the ether swirled behind her eyes “It’s a girl,” the midwife said lamplight flickered in the window the new mother smiled, “My daughter will count the stars, call them each by name one by one.”
My history poem today is in honor of the birth of Annie Jump Cannon on December 11, 1863. Ms. Cannon became famous as an astronomer who pioneered the Harvard Classification System for stellar bodies – a system that is still in use today. She was also a pioneer for women at Harvard and in astronomy. She manually classified an astounding 350,000 stars in her lifetime – a number that is still a record. Her career in astronomy lasted more than 40 years and later included numerous honorary doctorate degrees from top universities – often from universities that didn’t admit women in the 1880’s when she was attending college. The Annie Jump Cannon Award is still presented by the American Astronomical Society each year to an outstanding early career female astronomer.
I wish everyone a good weekend – stay safe and healthy out there!
Even though I had to take a break from participating, I’ve been keeping an eye on the Kick-Abouts over at Phil’s Red Kingdom blog – the creativity is always phenomenal. Two weeks ago he announced that the prompt for Kick About #16 would be the last verse of Robert Frost’s Stopping by Woods on a Snowy Evening:
The woods are lovely, dark, and deep, But I have promises to keep, And miles to go before I sleep, And miles to go before I sleep.
This poem was my first poetry love: I cannot remember a time when I didn’t know this poem and didn’t find it magical. I distinctly remember being in my grandmother’s house when I was 8 years old, in my mother’s childhood bedroom, reading it in an old school book anthology I found on a shelf. If my childhood in Southern California was filled with parched chaparral, cars, and Santa Ana winds, Frost described a world that seemed to me in a snow globe or fantasy book – harness bells, snowy woods, deep silence, and solemn promises. I’ve always held this poem close – and I’ve found that has made it difficult for me to make art about it. But I still wanted to participate in the Kick About, so I decided to revisit a trip I took 6 years ago to the Robert Frost Family Homestead in Derry, New Hampshire. All photographs by me on my old iPhone then equipped with a now ancient photo filter app.
The farm is a day trip from Boston – where I was living at the time – and is absolutely worth the trip if you are ever in the area (their website is here). I went in August, so everything was as green and humid as it could be.
It’s hard to fathom writers as famous as Robert Frost being anything but famous and successful – how could anyone have ever doubted the man, after all, he’s Robert Frost? But the origin story of the farm speaks to the fact that there was a time before he was famous, before the Pulitzer and the Congressional Gold Medal. Despairing for the fate of his daughter-in-law and grandchildren, Frost’s grandfather bought the farm for Frost to ensure he had a means to feed and support his family. You can almost hear Frost’s grandfather now, more than a hundred years later: “You want to do what? Be a poet? What – how – how will you feed the children?” Frost enjoyed the farm for the solitude and privacy to write, but was, by all accounts, a half-hearted farmer. He did make a go of it, however, and it was a working poultry farm for a few years.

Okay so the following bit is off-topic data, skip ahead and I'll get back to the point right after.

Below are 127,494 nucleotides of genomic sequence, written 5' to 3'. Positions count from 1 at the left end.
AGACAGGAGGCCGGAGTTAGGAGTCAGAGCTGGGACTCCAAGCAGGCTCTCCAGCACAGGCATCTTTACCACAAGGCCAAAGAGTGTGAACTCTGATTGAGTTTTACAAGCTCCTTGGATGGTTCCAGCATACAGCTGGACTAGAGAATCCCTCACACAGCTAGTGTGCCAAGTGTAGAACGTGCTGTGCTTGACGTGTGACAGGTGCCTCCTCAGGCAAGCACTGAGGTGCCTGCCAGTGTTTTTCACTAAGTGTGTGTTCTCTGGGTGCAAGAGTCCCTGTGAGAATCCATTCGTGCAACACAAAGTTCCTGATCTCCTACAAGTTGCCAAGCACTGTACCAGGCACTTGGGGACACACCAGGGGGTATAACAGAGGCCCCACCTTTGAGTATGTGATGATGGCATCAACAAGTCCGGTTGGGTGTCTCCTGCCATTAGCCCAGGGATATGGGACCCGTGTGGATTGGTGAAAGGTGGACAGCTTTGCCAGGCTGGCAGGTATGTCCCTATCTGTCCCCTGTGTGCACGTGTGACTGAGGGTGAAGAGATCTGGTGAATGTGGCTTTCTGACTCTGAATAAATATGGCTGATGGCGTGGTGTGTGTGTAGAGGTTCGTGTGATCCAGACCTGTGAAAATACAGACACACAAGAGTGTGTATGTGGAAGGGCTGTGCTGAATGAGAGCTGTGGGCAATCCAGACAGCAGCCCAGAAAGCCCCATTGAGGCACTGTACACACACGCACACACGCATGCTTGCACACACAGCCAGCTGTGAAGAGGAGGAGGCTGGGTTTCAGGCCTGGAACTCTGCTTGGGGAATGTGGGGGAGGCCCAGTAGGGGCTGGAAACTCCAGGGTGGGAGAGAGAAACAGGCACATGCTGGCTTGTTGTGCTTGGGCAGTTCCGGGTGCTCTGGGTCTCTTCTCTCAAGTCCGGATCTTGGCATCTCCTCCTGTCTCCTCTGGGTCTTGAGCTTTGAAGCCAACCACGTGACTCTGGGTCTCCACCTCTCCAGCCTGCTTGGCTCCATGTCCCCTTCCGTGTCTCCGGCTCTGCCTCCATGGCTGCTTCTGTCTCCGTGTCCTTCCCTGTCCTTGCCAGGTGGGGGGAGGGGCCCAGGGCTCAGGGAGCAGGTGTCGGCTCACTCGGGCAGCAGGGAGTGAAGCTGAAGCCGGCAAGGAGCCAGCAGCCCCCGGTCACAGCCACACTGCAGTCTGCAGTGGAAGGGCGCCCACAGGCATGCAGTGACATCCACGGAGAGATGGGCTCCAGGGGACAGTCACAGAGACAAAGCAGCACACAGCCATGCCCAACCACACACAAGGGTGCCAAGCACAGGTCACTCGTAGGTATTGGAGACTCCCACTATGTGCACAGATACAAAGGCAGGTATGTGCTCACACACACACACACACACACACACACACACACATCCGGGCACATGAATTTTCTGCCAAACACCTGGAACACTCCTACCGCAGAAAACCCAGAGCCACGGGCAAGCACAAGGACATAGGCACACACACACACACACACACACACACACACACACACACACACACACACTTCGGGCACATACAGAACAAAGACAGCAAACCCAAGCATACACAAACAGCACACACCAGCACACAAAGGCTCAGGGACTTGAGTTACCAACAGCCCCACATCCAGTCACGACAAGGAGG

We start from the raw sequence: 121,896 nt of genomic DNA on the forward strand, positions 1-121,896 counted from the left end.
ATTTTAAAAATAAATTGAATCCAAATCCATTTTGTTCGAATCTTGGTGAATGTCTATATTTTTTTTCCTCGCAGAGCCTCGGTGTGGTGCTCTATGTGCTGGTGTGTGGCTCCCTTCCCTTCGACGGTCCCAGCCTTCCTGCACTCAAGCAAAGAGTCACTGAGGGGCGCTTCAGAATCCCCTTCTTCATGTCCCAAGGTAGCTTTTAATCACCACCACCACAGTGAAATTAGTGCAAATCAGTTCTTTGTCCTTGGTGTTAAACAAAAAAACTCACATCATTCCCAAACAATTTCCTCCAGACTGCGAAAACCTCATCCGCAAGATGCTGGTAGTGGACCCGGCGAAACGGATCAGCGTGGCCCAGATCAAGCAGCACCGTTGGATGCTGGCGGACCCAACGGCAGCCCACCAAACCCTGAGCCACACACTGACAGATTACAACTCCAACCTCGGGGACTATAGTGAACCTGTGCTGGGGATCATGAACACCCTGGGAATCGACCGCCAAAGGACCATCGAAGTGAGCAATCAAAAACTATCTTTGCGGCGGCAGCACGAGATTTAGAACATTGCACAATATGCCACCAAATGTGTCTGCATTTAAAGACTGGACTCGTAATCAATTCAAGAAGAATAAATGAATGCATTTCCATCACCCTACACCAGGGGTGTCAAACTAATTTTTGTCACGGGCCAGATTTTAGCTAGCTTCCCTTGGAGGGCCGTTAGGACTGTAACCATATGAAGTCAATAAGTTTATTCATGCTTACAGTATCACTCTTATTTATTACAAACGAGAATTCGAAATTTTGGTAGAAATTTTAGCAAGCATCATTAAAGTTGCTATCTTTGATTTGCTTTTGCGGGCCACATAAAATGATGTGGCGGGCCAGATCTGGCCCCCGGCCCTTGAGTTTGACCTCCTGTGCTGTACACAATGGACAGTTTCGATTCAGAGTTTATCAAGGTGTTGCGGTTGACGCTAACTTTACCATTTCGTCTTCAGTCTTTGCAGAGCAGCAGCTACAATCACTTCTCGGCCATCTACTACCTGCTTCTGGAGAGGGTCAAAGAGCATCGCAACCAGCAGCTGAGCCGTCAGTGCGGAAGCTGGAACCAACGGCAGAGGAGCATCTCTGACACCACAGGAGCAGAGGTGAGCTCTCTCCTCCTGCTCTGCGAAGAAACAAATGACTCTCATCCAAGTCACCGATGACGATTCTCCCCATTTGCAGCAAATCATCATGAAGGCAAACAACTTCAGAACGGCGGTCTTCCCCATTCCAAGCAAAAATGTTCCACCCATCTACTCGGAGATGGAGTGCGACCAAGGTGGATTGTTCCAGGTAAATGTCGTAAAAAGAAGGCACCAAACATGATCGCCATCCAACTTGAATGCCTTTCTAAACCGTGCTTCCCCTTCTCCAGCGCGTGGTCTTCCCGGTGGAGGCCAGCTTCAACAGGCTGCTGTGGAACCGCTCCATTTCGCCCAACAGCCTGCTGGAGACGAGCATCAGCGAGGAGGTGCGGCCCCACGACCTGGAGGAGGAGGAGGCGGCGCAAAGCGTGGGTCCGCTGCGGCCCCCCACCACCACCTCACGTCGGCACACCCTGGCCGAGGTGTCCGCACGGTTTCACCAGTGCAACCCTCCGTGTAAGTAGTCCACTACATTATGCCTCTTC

It is amazing to walk the nature trail around the farm and see the inspirations for his poems for yourself: the woods, dark and deep; the mending wall; the old barn and farm tools.
The Frost family sold the farm in 1911 and it changed owners many times until it became a car junk yard in the 1940s. There is a heartbreaking display on the nature trail with a black and white photograph showing the meadow gone and buried under a sea of wrecked and twisted cars, nothing but thick and clumpy mud. Fortunately, after Frost’s death, the state of New Hampshire recognized the historic value of the property and purchased it. Restoration was undertaken with the help of Frost’s daughter Lesley and the farm was opened to the public in 1975. It is a peaceful and beautiful place to visit. When I read the words of Stopping by Woods on a Snowy Evening, I see the woods around the Derry farm, the road curving past on its way from town. I think everyone reads their own life promises into that last stanza – but standing in the meadow behind the Frost farm, it made sense to me that at least some of Frost’s promises were made right here, on an old farm in the New Hampshire countryside.
Flashing red yellow orange the poppies chase me up the off-ramp
California poppies bloom here in the spring time – sprouting up in even the most marginal of habitats – freeway shoulders and empty lots. I wrote this haiku last spring, but took awhile to get around to working on a collage for it. I’m posting it now, in the “deep” winter here (I know it’s 73 degrees F here today, but we’ve had one brief rain storm and some Santa Ana winds! Weather!), as a reminder of what’s to come: a new year, a new season, of hope. The transfer on this one was done at the same time as my last Highway Haiku, but it turned out a little “better” than “Osprey” – for no discernible reason.
I broke out my acrylic paints for the first time in a long time – it felt good to just paint without any real goal in mind, just mixing color and having fun. I had some Fuyu persimmons in my fruit bowl and so they became an impromptu still life. I’ve always loved the color of persimmons – they always evoke autumn for me (they ripen here in October/November). I painted the top picture over strips of newspaper to give it more texture.